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Posted January 26, 2018 | Published in General

The year behind us, and the year ahead

As I understand it (being no expert in Roman mythology), January is the month in which we are all allowed to be two-faced: “yes thank you, I really do like your Christmas gift (the dog uses it every day)”. If I am confused about what January means, it may be as a result of spending too long looking at this fantastic automotive representation of two-faced January: https://www.classicdriver.com/en/car/zundapp/1958/504753.

Traditionally, January gives us an opportunity to look back at the previous year and forward to the coming year. So that is what I intend to do in this blog.


We launched our blog in February 2017 to “provide you with short updates on topical legal or other issues in the industry, to share our opinions on a wide variety of subjects and to engage with you and share thoughts and ideas on these various matters”.

I think we achieved this aim, as our blogs in 2017 were varied in topical and interesting subject matter: quite a bit on adjudication, but also arbitration, BIM, new contracts (domestically and internationally), international investment and costs, and also geographically diverse (England and Wales, Romania, the UAE, Africa and even Scotland).

"The most significant event of early 2018 – perhaps the most significant in the construction industry for some time – is the insolvency of Carillion, one of the UK’s largest construction companies."

There were also certain cases that we did not have the time or opportunity to discuss in our blog, but which we did cover in our other output and publications, such as the Supreme Court’s decision in MT Højgaard A/S v E.ON Climate & Renewables UK Robin Rigg East Limited and Fraser J’s decision in North Midland Building Ltd v Cyden Homes Ltd. We like to think that between all of our publications and seminars, we keep our clients and contacts updated with the major events or issues affecting the construction and energy industries.


The most significant event of early 2018 – perhaps the most significant in the construction industry for some time – is the insolvency of Carillion, one of the UK’s largest construction companies. This will have a significant effect on the industry, particularly on those working for Carillion, both directly and in the supply chain.

Any companies working for Carillion should consult their contracts, and take legal advice, before taking any action. We will be covering this important issue in more detail in our publications, including in this blog, and in a seminar over the coming months.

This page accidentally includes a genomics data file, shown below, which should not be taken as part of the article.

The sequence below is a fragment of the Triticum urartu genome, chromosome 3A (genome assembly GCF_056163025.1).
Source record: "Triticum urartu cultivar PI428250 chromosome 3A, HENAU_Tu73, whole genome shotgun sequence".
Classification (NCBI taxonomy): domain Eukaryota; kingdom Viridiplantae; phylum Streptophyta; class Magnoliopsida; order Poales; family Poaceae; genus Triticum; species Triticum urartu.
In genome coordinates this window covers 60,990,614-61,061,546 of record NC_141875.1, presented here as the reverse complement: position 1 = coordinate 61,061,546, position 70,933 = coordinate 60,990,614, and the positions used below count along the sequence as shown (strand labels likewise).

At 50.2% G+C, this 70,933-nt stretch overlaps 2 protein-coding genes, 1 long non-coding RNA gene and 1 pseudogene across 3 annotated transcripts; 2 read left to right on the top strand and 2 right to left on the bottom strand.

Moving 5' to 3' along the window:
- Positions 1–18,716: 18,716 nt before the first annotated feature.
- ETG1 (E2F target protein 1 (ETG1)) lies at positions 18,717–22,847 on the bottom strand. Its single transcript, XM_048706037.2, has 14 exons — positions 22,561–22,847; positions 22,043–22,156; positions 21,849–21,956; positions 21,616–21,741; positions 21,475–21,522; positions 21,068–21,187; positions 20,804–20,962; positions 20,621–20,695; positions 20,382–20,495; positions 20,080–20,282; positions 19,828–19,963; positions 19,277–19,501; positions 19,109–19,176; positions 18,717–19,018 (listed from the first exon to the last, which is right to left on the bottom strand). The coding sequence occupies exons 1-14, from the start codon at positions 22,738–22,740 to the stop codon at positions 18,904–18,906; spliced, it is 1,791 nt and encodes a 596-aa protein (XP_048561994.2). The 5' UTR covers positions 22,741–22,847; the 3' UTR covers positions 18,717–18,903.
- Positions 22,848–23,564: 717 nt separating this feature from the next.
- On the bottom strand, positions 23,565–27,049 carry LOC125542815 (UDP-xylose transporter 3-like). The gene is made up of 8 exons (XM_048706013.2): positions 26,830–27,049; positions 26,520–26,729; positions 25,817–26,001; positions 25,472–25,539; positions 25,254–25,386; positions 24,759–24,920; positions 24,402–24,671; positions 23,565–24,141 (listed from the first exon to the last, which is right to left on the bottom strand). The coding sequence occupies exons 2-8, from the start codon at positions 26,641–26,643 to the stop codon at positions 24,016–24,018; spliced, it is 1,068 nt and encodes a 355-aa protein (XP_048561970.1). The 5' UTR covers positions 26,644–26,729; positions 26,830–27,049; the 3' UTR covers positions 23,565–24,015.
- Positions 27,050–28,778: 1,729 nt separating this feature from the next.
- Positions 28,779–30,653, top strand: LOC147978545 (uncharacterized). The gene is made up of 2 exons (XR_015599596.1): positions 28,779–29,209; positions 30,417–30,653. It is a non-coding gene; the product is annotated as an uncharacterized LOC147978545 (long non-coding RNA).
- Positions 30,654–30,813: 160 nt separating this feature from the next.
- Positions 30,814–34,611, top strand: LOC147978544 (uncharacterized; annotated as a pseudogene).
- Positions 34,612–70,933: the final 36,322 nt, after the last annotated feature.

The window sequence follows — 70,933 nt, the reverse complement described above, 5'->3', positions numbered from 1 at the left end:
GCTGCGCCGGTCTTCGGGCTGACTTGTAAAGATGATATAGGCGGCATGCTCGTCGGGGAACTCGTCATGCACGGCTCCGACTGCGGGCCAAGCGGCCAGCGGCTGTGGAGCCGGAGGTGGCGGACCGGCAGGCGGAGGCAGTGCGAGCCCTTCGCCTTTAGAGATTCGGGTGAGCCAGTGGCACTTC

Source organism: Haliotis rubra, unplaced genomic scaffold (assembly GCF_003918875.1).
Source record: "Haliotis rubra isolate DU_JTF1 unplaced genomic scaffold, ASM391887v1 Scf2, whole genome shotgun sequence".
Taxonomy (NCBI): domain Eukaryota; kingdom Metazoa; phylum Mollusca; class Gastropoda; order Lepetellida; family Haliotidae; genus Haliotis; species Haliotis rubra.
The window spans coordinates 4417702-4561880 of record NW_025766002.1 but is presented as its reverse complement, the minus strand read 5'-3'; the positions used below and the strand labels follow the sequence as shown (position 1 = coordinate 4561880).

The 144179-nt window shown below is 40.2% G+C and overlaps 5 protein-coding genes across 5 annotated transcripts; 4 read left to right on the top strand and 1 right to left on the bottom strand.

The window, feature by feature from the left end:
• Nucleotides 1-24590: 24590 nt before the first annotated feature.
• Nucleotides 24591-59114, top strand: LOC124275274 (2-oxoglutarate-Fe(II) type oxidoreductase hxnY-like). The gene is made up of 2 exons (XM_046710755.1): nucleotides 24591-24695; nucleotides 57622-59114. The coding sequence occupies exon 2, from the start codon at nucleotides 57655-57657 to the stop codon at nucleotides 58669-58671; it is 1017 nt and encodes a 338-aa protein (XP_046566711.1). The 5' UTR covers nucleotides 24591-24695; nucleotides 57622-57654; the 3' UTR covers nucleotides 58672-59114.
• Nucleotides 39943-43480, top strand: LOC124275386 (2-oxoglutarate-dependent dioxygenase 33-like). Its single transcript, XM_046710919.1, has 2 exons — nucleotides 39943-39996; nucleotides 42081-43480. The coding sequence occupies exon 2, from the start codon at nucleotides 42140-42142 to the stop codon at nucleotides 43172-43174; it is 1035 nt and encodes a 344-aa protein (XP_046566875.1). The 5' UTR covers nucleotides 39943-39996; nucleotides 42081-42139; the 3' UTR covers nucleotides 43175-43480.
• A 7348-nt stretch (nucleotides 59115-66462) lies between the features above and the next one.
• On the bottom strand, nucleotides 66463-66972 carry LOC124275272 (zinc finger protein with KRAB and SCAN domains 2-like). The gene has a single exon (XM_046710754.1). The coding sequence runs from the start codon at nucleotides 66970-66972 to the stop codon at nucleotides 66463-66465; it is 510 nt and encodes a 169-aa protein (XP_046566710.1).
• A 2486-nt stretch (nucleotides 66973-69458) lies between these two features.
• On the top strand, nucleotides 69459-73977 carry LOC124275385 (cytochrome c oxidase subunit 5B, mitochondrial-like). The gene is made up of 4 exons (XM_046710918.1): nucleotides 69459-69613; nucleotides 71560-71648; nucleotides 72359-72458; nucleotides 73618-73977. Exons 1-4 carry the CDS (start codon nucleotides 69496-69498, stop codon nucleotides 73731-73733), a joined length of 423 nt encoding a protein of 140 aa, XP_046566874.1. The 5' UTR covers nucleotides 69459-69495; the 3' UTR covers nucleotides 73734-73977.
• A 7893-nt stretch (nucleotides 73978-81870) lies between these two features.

As discussed in our latest Insight, the Government has just closed two consultations aimed at encouraging best practice in fair and prompt payment within the construction sector: a review of the 2011 changes to Part 2 of the Construction Act 1996 and a consultation on holding retentions under construction contracts. Hopefully the outcome of these consultations will in future go some way to reducing the effects that are being felt by the Carillion supply chain.

As to the rest of 2018, I am personally focusing on a big challenge; cycling to MIPIM. I will be covering 1,000 miles in 6 days in aid of children’s charity Coram. Details of the ride, and how you are able to help Coram, can be found here: https://my.race-nation.co.uk/sponsorship/entry/132153. Several of my partners and colleagues will be in MIPIM, so if you are there and would like to arrange a meeting, please contact our Business Development Manager, Nico de Jong.

There will be a number of issues and cases, both domestically and internationally, which we will be discussing in this blog in 2018. Novel ways to avoid the enforcement of adjudicators’ decisions will no doubt feature, as will the proposed changes to disclosure, currently one of the most time-consuming and expensive elements of litigation and arbitration proceedings. On the subject of expense, there is likely to be further judicial guidance on costs and in particular the application of costs budgets. As more contracts are let under NEC4, we will update how it is working in practice, and we will provide further commentary on the new FIDIC contracts.

The year 2018 is already shaping up to be an interesting one. We will keep you updated as and when further interesting legal or industry issues arise.



‘’Whilst as interesting as it is, respectfully this blog is lacking attention as to the symptoms in which caused the unfortunate collapse of Carillion and what could be the lessons learned from surgically Analysing the said symptoms pre-collapse. Could one not assume that the fault lays ‘’PFI’’ companies, ‘’IF’’ this is the case then it could be fair to assume that Carrilion and its ultimate unfortunate faith a detailed synopsis and premedative and preventative measure should be taken in relation to the other ‘’PFI’’ Companies such as Balfour Beattie, Mivan etc, as such that history does not repeat itself......
Derek Thank you for your comment. This blog was not intended to be a comprehensive analysis of the cause of Carillion's collapse or the effects of it. That analysis will be provided in future publications from Fenwick Elliott and at our Carillion focussed seminar on 1 March 2018, which you are welcome to attend and contribute to the debate. Regards, Andrew Davies

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